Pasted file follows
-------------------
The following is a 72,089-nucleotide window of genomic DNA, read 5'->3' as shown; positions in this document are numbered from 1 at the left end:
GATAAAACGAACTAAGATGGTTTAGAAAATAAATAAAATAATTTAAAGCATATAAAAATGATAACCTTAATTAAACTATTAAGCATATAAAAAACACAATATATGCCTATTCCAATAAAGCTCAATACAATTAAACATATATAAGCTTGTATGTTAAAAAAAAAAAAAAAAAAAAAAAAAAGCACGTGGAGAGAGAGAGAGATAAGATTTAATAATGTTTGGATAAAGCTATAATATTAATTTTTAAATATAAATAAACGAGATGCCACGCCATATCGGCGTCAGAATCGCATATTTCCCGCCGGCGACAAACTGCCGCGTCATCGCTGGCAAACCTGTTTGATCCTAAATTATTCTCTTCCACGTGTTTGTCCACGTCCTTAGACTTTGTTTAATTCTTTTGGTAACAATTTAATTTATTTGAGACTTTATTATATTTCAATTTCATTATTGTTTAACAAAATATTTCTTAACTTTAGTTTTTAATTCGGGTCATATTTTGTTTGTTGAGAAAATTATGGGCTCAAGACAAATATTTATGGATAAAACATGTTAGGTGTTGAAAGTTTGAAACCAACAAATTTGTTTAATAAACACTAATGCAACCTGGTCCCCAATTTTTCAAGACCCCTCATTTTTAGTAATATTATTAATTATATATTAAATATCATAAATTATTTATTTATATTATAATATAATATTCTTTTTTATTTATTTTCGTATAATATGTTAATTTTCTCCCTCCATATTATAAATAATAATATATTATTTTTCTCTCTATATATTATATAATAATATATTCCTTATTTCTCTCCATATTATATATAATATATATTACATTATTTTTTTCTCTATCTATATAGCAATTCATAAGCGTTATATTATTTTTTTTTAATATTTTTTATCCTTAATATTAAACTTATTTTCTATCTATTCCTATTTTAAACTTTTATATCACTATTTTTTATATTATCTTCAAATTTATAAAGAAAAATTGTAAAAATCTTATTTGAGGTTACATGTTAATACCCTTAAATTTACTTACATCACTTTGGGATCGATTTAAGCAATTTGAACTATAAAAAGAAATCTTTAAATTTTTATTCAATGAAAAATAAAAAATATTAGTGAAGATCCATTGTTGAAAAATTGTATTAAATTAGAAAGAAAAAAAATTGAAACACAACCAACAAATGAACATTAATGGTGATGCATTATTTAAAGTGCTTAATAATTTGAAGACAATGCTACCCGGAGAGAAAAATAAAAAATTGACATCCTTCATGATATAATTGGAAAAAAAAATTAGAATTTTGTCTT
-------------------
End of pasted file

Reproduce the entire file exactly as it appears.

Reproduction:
The following is a 72,089-nucleotide window of genomic DNA, read 5'->3' as shown; positions in this document are numbered from 1 at the left end:
GATAAAACGAACTAAGATGGTTTAGAAAATAAATAAAATAATTTAAAGCATATAAAAATGATAACCTTAATTAAACTATTAAGCATATAAAAAACACAATATATGCCTATTCCAATAAAGCTCAATACAATTAAACATATATAAGCTTGTATGTTAAAAAAAAAAAAAAAAAAAAAAAAAAGCACGTGGAGAGAGAGAGAGATAAGATTTAATAATGTTTGGATAAAGCTATAATATTAATTTTTAAATATAAATAAACGAGATGCCACGCCATATCGGCGTCAGAATCGCATATTTCCCGCCGGCGACAAACTGCCGCGTCATCGCTGGCAAACCTGTTTGATCCTAAATTATTCTCTTCCACGTGTTTGTCCACGTCCTTAGACTTTGTTTAATTCTTTTGGTAACAATTTAATTTATTTGAGACTTTATTATATTTCAATTTCATTATTGTTTAACAAAATATTTCTTAACTTTAGTTTTTAATTCGGGTCATATTTTGTTTGTTGAGAAAATTATGGGCTCAAGACAAATATTTATGGATAAAACATGTTAGGTGTTGAAAGTTTGAAACCAACAAATTTGTTTAATAAACACTAATGCAACCTGGTCCCCAATTTTTCAAGACCCCTCATTTTTAGTAATATTATTAATTATATATTAAATATCATAAATTATTTATTTATATTATAATATAATATTCTTTTTTATTTATTTTCGTATAATATGTTAATTTTCTCCCTCCATATTATAAATAATAATATATTATTTTTCTCTCTATATATTATATAATAATATATTCCTTATTTCTCTCCATATTATATATAATATATATTACATTATTTTTTTCTCTATCTATATAGCAATTCATAAGCGTTATATTATTTTTTTTTAATATTTTTTATCCTTAATATTAAACTTATTTTCTATCTATTCCTATTTTAAACTTTTATATCACTATTTTTTATATTATCTTCAAATTTATAAAGAAAAATTGTAAAAATCTTATTTGAGGTTACATGTTAATACCCTTAAATTTACTTACATCACTTTGGGATCGATTTAAGCAATTTGAACTATAAAAAGAAATCTTTAAATTTTTATTCAATGAAAAATAAAAAATATTAGTGAAGATCCATTGTTGAAAAATTGTATTAAATTAGAAAGAAAAAAAATTGAAACACAACCAACAAATGAACATTAATGGTGATGCATTATTTAAAGTGCTTAATAATTTGAAGACAATGCTACCCGGAGAGAAAAATAAAAAATTGACATCCTTCATGATATAATTGGAAAAAAAAATTAGAATTTTGTCTT